Etanercept beats psoriasis: Biologic therapy increases quality of life for children, adolescents, as well as adults

May 1, 2009

Biologic therapy is proven to increase the quality of life in adult patients suffering from moderate-to-severe psoriasis. A recent study shows that etanercept (Enbrel, Immunex) can achieve similar positive results in children and adolescents, offering hope to this patient population.

Key Points

Amy S. Paller, M.D., professor and chairman, department of dermatology, and professor of pediatrics, Northwestern University Medical School, Chicago, and colleagues conducted a randomized, double-blind, placebo-controlled, North American phase 3 study of etanercept.

The study aimed to assess health-related quality of life (HRQoL), self-esteem and family burden, as well as establish the minimally important difference (MID) for the Children's Dermatology Life Quality Index (CDLQI) in children and adolescents ages 4 to 17 years with moderate-to-severe psoriasis. The MID represents the smallest amount of change in an instrument score that can be regarded as clinically meaningful.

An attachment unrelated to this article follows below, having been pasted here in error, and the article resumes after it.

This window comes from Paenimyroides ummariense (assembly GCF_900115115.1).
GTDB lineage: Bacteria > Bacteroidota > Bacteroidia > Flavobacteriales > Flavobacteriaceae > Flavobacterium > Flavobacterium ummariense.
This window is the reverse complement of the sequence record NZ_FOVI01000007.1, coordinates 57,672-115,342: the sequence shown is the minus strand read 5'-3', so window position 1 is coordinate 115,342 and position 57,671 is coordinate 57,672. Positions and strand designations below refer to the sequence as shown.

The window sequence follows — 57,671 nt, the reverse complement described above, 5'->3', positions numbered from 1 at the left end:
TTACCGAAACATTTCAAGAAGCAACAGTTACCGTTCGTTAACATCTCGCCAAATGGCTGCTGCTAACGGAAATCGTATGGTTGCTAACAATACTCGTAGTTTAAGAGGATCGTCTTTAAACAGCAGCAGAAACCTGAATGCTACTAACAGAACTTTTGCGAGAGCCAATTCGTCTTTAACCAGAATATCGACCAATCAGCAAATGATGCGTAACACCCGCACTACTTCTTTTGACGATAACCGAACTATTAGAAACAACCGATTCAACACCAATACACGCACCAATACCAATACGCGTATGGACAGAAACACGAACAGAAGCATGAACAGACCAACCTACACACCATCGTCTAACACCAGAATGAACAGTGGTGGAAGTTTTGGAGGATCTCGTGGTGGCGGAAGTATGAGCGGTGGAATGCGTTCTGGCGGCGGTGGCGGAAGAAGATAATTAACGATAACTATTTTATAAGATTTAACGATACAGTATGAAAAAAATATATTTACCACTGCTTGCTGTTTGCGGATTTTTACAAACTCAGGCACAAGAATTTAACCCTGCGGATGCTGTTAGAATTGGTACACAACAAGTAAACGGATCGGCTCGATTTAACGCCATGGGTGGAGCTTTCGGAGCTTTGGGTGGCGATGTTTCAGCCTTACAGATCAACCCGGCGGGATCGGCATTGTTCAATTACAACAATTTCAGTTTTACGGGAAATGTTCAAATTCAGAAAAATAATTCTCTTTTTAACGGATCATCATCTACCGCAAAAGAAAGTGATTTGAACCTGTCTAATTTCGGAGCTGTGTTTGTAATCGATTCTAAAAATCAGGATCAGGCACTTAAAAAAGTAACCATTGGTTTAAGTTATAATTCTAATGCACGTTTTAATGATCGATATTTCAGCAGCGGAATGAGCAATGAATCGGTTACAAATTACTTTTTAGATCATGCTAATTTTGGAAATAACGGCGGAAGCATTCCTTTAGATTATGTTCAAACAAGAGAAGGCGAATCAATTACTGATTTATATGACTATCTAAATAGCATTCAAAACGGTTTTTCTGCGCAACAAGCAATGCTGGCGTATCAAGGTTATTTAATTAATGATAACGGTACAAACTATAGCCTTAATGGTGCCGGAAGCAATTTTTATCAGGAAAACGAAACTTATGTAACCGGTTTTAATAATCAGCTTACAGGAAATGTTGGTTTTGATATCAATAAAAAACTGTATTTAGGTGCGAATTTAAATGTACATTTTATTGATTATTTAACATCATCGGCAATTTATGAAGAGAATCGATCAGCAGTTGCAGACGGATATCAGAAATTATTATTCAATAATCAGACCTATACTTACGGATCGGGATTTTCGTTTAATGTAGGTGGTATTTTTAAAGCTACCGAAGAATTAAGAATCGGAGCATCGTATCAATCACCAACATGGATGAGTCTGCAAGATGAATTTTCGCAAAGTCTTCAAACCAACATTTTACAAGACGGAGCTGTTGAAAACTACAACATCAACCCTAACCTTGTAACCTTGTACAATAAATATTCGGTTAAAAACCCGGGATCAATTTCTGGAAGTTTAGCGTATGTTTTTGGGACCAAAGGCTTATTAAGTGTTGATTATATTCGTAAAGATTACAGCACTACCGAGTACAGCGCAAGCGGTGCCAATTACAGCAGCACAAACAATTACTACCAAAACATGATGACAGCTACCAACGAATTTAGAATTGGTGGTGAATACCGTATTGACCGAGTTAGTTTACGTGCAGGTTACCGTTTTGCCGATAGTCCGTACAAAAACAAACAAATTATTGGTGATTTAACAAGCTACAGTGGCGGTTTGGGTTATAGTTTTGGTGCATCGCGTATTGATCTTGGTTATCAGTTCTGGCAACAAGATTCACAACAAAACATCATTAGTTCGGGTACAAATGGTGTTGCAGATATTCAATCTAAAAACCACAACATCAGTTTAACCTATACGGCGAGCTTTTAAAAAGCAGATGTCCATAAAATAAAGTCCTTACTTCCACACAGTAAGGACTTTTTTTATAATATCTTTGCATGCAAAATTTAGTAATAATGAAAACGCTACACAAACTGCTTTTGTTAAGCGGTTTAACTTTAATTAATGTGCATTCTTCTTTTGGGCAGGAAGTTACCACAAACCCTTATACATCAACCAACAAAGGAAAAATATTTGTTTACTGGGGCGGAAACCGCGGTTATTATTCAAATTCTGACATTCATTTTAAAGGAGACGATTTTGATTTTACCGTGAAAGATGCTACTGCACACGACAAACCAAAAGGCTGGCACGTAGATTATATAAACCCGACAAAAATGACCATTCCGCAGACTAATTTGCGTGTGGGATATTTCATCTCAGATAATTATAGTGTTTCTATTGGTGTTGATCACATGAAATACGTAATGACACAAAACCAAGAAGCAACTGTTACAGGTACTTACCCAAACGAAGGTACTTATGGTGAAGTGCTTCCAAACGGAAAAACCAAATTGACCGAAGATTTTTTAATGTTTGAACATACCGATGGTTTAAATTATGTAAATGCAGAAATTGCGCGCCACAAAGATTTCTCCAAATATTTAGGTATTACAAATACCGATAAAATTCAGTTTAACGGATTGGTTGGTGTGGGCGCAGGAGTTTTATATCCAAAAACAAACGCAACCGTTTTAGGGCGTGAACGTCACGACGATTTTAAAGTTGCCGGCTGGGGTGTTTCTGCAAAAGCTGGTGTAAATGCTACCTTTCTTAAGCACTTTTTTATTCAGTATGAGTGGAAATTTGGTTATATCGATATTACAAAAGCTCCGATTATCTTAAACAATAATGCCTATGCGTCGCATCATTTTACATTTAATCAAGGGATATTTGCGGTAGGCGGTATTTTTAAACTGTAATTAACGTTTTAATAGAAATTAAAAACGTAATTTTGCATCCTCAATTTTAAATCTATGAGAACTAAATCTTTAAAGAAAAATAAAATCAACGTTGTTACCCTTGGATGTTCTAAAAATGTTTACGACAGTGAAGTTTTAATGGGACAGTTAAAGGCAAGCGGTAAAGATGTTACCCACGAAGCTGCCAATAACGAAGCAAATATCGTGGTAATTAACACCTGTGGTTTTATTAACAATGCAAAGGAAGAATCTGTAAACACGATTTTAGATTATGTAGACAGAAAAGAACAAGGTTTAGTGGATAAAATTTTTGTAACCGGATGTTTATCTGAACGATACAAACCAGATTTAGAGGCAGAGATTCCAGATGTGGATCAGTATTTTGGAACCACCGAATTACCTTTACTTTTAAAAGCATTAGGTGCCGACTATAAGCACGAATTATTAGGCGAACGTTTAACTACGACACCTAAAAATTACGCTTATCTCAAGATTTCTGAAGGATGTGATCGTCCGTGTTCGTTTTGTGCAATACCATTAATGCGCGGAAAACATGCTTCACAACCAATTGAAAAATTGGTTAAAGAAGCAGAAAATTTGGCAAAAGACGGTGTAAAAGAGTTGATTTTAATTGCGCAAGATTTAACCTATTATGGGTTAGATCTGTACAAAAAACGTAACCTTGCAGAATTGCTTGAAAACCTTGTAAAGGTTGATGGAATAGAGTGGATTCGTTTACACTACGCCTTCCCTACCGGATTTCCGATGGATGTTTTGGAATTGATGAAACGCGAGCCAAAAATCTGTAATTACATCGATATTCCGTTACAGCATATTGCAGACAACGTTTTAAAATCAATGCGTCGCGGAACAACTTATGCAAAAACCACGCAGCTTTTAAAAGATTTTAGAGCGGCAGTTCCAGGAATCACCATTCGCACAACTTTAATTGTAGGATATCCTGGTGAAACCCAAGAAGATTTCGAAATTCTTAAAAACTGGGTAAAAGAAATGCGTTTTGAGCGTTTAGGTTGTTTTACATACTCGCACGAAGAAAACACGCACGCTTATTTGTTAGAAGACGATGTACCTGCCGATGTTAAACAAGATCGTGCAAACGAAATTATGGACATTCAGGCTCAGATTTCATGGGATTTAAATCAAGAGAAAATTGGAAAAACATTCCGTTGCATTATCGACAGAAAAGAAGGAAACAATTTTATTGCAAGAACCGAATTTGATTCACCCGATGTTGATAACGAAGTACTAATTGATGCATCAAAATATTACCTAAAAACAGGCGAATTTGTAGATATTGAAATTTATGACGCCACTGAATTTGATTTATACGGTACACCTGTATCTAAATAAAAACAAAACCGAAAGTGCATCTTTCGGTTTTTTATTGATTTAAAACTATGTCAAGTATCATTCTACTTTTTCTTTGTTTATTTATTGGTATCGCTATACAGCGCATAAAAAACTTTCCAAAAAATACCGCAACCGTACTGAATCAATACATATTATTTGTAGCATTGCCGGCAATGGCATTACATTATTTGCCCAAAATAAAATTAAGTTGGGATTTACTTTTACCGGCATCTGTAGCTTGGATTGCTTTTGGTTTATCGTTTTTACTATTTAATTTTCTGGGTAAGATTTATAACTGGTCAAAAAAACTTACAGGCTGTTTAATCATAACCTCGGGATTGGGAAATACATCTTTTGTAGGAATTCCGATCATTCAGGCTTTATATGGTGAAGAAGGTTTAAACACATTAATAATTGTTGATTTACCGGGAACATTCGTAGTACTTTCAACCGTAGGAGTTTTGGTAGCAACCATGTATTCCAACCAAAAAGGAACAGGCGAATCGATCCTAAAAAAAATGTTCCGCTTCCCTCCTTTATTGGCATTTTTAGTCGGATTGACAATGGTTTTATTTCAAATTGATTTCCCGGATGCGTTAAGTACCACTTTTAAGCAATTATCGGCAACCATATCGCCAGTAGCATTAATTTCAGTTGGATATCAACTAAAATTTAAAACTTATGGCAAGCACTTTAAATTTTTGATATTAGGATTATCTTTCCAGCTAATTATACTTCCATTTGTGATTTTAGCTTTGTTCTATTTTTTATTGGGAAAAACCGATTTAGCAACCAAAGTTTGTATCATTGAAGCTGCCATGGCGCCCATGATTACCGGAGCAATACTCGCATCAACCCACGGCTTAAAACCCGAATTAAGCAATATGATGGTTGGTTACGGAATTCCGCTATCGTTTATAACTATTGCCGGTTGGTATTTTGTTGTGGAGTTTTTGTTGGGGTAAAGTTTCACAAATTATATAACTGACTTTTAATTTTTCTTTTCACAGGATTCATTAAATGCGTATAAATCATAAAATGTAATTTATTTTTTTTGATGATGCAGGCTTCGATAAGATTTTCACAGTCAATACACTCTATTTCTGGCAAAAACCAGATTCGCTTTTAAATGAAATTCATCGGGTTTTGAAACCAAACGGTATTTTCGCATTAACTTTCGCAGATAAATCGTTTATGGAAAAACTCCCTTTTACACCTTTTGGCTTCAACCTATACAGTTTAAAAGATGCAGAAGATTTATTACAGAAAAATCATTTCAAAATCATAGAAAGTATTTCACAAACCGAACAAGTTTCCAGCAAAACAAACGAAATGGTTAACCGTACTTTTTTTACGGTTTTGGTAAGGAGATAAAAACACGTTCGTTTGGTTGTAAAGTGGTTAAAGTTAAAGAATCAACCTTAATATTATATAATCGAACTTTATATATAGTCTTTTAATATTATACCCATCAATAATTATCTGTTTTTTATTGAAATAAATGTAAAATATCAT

Study design included an escape arm in which patients could receive open-label etanercept until week 12 if, at or after week four, the PASI score increased by greater than 50 percent over baseline and 4 points or greater at one visit, or by greater than 25 percent and 4 points or greater at each of two consecutive visits.

All patients, including those who entered the escape arm, received open-label etanercept during weeks 13 to 36. Patients were assessed at day one, weeks two, four, eight and 12, and every four weeks thereafter.

Results showed that children and adolescents who received placebo during weeks one to 12 achieved a percentage improvement in total CDLQI score at week 24, after 12 weeks of etanercept therapy, that was similar to that achieved by their etanercept counterparts at week 12. These improvements were sustained through week 36 for both the placebo and etanercept groups.

Also, the results demonstrated that the negative impact on the HRQoL in pediatric patients is similar to that seen in adult psoriasis patients.

"Our results were very encouraging and showed that etanercept is a drug that can be used successfully in this patient population," Dr. Paller tells Dermatology Times.

"The clear evidence that etanercept can improve not only the symptoms of psoriasis, but also the quality of life, is a compelling reason to consider the use of the biologics in children and adolescents with moderate-to-severe psoriasis," Dr. Paller says.

Disclosure: Dr. Paller has been a consultant and investigator for Amgen.

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